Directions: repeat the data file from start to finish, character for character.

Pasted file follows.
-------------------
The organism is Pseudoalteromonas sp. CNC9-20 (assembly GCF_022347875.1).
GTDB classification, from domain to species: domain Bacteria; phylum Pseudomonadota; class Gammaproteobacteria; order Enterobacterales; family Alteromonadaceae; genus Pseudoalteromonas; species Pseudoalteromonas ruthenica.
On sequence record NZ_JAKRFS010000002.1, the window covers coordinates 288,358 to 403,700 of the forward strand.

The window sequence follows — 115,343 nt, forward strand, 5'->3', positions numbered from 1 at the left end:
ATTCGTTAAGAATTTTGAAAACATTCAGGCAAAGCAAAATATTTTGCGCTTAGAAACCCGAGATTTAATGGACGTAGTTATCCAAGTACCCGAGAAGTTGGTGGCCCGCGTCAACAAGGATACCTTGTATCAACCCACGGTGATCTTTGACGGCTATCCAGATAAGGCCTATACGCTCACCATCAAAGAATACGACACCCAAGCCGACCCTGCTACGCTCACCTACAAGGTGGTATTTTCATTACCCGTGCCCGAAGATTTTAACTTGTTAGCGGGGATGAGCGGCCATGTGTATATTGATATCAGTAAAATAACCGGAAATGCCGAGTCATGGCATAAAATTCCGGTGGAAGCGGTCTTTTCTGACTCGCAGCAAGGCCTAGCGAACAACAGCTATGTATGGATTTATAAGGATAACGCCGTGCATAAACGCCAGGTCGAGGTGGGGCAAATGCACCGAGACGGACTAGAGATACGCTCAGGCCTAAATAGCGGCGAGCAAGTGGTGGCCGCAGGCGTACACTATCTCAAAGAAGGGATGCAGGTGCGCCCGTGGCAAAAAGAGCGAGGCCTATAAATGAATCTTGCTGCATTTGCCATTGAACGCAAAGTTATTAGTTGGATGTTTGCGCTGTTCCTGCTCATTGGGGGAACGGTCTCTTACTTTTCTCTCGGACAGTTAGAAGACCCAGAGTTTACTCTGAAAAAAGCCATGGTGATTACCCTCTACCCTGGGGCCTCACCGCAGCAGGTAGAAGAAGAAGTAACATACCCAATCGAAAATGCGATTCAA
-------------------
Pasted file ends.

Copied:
The organism is Pseudoalteromonas sp. CNC9-20 (assembly GCF_022347875.1).
GTDB classification, from domain to species: domain Bacteria; phylum Pseudomonadota; class Gammaproteobacteria; order Enterobacterales; family Alteromonadaceae; genus Pseudoalteromonas; species Pseudoalteromonas ruthenica.
On sequence record NZ_JAKRFS010000002.1, the window covers coordinates 288,358 to 403,700 of the forward strand.

The window sequence follows — 115,343 nt, forward strand, 5'->3', positions numbered from 1 at the left end:
ATTCGTTAAGAATTTTGAAAACATTCAGGCAAAGCAAAATATTTTGCGCTTAGAAACCCGAGATTTAATGGACGTAGTTATCCAAGTACCCGAGAAGTTGGTGGCCCGCGTCAACAAGGATACCTTGTATCAACCCACGGTGATCTTTGACGGCTATCCAGATAAGGCCTATACGCTCACCATCAAAGAATACGACACCCAAGCCGACCCTGCTACGCTCACCTACAAGGTGGTATTTTCATTACCCGTGCCCGAAGATTTTAACTTGTTAGCGGGGATGAGCGGCCATGTGTATATTGATATCAGTAAAATAACCGGAAATGCCGAGTCATGGCATAAAATTCCGGTGGAAGCGGTCTTTTCTGACTCGCAGCAAGGCCTAGCGAACAACAGCTATGTATGGATTTATAAGGATAACGCCGTGCATAAACGCCAGGTCGAGGTGGGGCAAATGCACCGAGACGGACTAGAGATACGCTCAGGCCTAAATAGCGGCGAGCAAGTGGTGGCCGCAGGCGTACACTATCTCAAAGAAGGGATGCAGGTGCGCCCGTGGCAAAAAGAGCGAGGCCTATAAATGAATCTTGCTGCATTTGCCATTGAACGCAAAGTTATTAGTTGGATGTTTGCGCTGTTCCTGCTCATTGGGGGAACGGTCTCTTACTTTTCTCTCGGACAGTTAGAAGACCCAGAGTTTACTCTGAAAAAAGCCATGGTGATTACCCTCTACCCTGGGGCCTCACCGCAGCAGGTAGAAGAAGAAGTAACATACCCAATCGAAAATGCGATTCAA